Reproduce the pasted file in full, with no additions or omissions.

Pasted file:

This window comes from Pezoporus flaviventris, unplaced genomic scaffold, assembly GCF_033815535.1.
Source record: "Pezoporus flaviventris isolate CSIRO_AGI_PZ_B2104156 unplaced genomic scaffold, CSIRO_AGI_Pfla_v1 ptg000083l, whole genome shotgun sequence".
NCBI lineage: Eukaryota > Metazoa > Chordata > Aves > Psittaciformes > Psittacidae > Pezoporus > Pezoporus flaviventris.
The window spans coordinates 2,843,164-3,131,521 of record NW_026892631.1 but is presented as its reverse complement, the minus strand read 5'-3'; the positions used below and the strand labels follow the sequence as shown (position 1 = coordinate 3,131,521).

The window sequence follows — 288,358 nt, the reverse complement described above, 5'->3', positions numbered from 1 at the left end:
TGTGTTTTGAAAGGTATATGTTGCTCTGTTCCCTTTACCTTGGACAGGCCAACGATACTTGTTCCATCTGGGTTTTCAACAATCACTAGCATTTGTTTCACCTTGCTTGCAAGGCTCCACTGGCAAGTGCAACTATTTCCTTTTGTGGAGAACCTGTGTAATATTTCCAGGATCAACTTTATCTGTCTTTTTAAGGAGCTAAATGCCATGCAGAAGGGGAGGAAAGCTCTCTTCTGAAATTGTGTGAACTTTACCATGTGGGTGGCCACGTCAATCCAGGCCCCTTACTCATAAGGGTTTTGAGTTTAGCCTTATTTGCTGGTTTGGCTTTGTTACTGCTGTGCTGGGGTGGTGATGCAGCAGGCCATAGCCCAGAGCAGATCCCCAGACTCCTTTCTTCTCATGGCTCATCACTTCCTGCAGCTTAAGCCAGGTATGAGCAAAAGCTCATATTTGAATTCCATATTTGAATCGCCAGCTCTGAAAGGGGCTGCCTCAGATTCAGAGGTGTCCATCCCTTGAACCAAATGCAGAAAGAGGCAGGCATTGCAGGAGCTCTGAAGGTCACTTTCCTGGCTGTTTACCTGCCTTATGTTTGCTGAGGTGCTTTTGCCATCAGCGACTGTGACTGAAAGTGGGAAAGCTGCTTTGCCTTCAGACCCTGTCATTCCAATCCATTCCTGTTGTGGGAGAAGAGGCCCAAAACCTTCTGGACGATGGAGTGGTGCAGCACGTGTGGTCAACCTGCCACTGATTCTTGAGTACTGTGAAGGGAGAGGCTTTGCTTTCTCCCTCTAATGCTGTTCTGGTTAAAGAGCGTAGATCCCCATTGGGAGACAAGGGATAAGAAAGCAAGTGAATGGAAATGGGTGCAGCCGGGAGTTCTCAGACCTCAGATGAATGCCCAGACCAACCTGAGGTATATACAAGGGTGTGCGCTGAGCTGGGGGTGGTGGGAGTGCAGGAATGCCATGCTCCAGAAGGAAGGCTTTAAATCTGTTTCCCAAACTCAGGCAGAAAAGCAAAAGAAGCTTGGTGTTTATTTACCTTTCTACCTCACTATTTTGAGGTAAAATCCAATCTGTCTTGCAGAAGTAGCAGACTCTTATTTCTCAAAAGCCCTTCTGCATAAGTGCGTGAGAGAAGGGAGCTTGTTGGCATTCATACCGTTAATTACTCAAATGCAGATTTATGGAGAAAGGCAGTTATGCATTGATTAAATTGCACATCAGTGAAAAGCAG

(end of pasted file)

This window comes from Pezoporus flaviventris, unplaced genomic scaffold, assembly GCF_033815535.1.
Source record: "Pezoporus flaviventris isolate CSIRO_AGI_PZ_B2104156 unplaced genomic scaffold, CSIRO_AGI_Pfla_v1 ptg000083l, whole genome shotgun sequence".
NCBI lineage: Eukaryota > Metazoa > Chordata > Aves > Psittaciformes > Psittacidae > Pezoporus > Pezoporus flaviventris.
The window spans coordinates 2,843,164-3,131,521 of record NW_026892631.1 but is presented as its reverse complement, the minus strand read 5'-3'; the positions used below and the strand labels follow the sequence as shown (position 1 = coordinate 3,131,521).

The window sequence follows — 288,358 nt, the reverse complement described above, 5'->3', positions numbered from 1 at the left end:
TGTGTTTTGAAAGGTATATGTTGCTCTGTTCCCTTTACCTTGGACAGGCCAACGATACTTGTTCCATCTGGGTTTTCAACAATCACTAGCATTTGTTTCACCTTGCTTGCAAGGCTCCACTGGCAAGTGCAACTATTTCCTTTTGTGGAGAACCTGTGTAATATTTCCAGGATCAACTTTATCTGTCTTTTTAAGGAGCTAAATGCCATGCAGAAGGGGAGGAAAGCTCTCTTCTGAAATTGTGTGAACTTTACCATGTGGGTGGCCACGTCAATCCAGGCCCCTTACTCATAAGGGTTTTGAGTTTAGCCTTATTTGCTGGTTTGGCTTTGTTACTGCTGTGCTGGGGTGGTGATGCAGCAGGCCATAGCCCAGAGCAGATCCCCAGACTCCTTTCTTCTCATGGCTCATCACTTCCTGCAGCTTAAGCCAGGTATGAGCAAAAGCTCATATTTGAATTCCATATTTGAATCGCCAGCTCTGAAAGGGGCTGCCTCAGATTCAGAGGTGTCCATCCCTTGAACCAAATGCAGAAAGAGGCAGGCATTGCAGGAGCTCTGAAGGTCACTTTCCTGGCTGTTTACCTGCCTTATGTTTGCTGAGGTGCTTTTGCCATCAGCGACTGTGACTGAAAGTGGGAAAGCTGCTTTGCCTTCAGACCCTGTCATTCCAATCCATTCCTGTTGTGGGAGAAGAGGCCCAAAACCTTCTGGACGATGGAGTGGTGCAGCACGTGTGGTCAACCTGCCACTGATTCTTGAGTACTGTGAAGGGAGAGGCTTTGCTTTCTCCCTCTAATGCTGTTCTGGTTAAAGAGCGTAGATCCCCATTGGGAGACAAGGGATAAGAAAGCAAGTGAATGGAAATGGGTGCAGCCGGGAGTTCTCAGACCTCAGATGAATGCCCAGACCAACCTGAGGTATATACAAGGGTGTGCGCTGAGCTGGGGGTGGTGGGAGTGCAGGAATGCCATGCTCCAGAAGGAAGGCTTTAAATCTGTTTCCCAAACTCAGGCAGAAAAGCAAAAGAAGCTTGGTGTTTATTTACCTTTCTACCTCACTATTTTGAGGTAAAATCCAATCTGTCTTGCAGAAGTAGCAGACTCTTATTTCTCAAAAGCCCTTCTGCATAAGTGCGTGAGAGAAGGGAGCTTGTTGGCATTCATACCGTTAATTACTCAAATGCAGATTTATGGAGAAAGGCAGTTATGCATTGATTAAATTGCACATCAGTGAAAAGCAG